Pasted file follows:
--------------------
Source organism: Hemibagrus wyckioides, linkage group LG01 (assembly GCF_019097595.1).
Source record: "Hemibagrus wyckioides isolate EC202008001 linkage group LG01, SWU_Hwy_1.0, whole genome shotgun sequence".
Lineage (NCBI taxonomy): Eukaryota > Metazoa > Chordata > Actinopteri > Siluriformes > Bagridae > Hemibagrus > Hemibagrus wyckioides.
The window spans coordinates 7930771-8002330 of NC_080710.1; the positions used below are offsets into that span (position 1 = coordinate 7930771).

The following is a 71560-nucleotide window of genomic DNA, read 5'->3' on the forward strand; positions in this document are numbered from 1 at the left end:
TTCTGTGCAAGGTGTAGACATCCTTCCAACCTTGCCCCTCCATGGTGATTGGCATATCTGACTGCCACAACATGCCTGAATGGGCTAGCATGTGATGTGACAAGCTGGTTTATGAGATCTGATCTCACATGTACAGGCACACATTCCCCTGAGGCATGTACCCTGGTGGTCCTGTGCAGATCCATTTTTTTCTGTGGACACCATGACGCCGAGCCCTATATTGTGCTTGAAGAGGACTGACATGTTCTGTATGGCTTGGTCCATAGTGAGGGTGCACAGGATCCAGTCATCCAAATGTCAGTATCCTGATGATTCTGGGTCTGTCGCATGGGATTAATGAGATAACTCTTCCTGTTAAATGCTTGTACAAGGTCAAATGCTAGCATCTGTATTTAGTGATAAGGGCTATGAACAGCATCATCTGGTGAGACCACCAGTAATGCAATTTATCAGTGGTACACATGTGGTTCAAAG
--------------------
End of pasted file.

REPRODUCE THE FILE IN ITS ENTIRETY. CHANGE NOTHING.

Source organism: Hemibagrus wyckioides, linkage group LG01 (assembly GCF_019097595.1).
Source record: "Hemibagrus wyckioides isolate EC202008001 linkage group LG01, SWU_Hwy_1.0, whole genome shotgun sequence".
Lineage (NCBI taxonomy): Eukaryota > Metazoa > Chordata > Actinopteri > Siluriformes > Bagridae > Hemibagrus > Hemibagrus wyckioides.
The window spans coordinates 7930771-8002330 of NC_080710.1; the positions used below are offsets into that span (position 1 = coordinate 7930771).

The following is a 71560-nucleotide window of genomic DNA, read 5'->3' on the forward strand; positions in this document are numbered from 1 at the left end:
TTCTGTGCAAGGTGTAGACATCCTTCCAACCTTGCCCCTCCATGGTGATTGGCATATCTGACTGCCACAACATGCCTGAATGGGCTAGCATGTGATGTGACAAGCTGGTTTATGAGATCTGATCTCACATGTACAGGCACACATTCCCCTGAGGCATGTACCCTGGTGGTCCTGTGCAGATCCATTTTTTTCTGTGGACACCATGACGCCGAGCCCTATATTGTGCTTGAAGAGGACTGACATGTTCTGTATGGCTTGGTCCATAGTGAGGGTGCACAGGATCCAGTCATCCAAATGTCAGTATCCTGATGATTCTGGGTCTGTCGCATGGGATTAATGAGATAACTCTTCCTGTTAAATGCTTGTACAAGGTCAAATGCTAGCATCTGTATTTAGTGATAAGGGCTATGAACAGCATCATCTGGTGAGACCACCAGTAATGCAATTTATCAGTGGTACACATGTGGTTCAAAG